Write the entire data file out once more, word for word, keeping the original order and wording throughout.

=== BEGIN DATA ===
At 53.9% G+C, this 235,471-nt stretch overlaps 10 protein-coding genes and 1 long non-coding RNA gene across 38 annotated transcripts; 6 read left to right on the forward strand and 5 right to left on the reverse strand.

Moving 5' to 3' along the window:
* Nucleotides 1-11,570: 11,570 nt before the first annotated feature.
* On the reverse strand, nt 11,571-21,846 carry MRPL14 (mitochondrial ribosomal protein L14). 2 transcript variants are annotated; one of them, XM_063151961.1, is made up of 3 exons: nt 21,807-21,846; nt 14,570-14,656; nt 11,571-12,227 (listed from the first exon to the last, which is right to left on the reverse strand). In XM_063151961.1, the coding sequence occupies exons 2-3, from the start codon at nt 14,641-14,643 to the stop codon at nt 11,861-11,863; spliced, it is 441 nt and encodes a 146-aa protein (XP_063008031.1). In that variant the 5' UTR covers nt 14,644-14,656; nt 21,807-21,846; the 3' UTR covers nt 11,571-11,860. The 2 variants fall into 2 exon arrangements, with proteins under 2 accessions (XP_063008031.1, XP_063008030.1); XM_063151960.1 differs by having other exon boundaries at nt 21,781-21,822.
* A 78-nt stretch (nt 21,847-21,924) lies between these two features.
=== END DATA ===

At 53.9% G+C, this 235,471-nt stretch overlaps 10 protein-coding genes and 1 long non-coding RNA gene across 38 annotated transcripts; 6 read left to right on the forward strand and 5 right to left on the reverse strand.

Moving 5' to 3' along the window:
* Nucleotides 1-11,570: 11,570 nt before the first annotated feature.
* On the reverse strand, nt 11,571-21,846 carry MRPL14 (mitochondrial ribosomal protein L14). 2 transcript variants are annotated; one of them, XM_063151961.1, is made up of 3 exons: nt 21,807-21,846; nt 14,570-14,656; nt 11,571-12,227 (listed from the first exon to the last, which is right to left on the reverse strand). In XM_063151961.1, the coding sequence occupies exons 2-3, from the start codon at nt 14,641-14,643 to the stop codon at nt 11,861-11,863; spliced, it is 441 nt and encodes a 146-aa protein (XP_063008031.1). In that variant the 5' UTR covers nt 14,644-14,656; nt 21,807-21,846; the 3' UTR covers nt 11,571-11,860. The 2 variants fall into 2 exon arrangements, with proteins under 2 accessions (XP_063008031.1, XP_063008030.1); XM_063151960.1 differs by having other exon boundaries at nt 21,781-21,822.
* A 78-nt stretch (nt 21,847-21,924) lies between these two features.